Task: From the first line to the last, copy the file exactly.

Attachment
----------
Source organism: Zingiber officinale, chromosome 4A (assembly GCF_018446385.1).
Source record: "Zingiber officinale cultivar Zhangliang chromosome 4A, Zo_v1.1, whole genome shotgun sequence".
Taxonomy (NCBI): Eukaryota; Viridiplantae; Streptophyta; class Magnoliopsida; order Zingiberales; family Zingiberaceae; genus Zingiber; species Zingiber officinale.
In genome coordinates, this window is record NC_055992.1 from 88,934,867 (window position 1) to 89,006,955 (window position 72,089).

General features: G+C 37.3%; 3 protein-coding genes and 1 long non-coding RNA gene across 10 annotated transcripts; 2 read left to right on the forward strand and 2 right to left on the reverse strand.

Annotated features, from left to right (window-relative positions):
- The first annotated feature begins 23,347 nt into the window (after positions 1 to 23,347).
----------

Source organism: Zingiber officinale, chromosome 4A (assembly GCF_018446385.1).
Source record: "Zingiber officinale cultivar Zhangliang chromosome 4A, Zo_v1.1, whole genome shotgun sequence".
Taxonomy (NCBI): Eukaryota; Viridiplantae; Streptophyta; class Magnoliopsida; order Zingiberales; family Zingiberaceae; genus Zingiber; species Zingiber officinale.
In genome coordinates, this window is record NC_055992.1 from 88,934,867 (window position 1) to 89,006,955 (window position 72,089).

General features: G+C 37.3%; 3 protein-coding genes and 1 long non-coding RNA gene across 10 annotated transcripts; 2 read left to right on the forward strand and 2 right to left on the reverse strand.

Annotated features, from left to right (window-relative positions):
- The first annotated feature begins 23,347 nt into the window (after positions 1 to 23,347).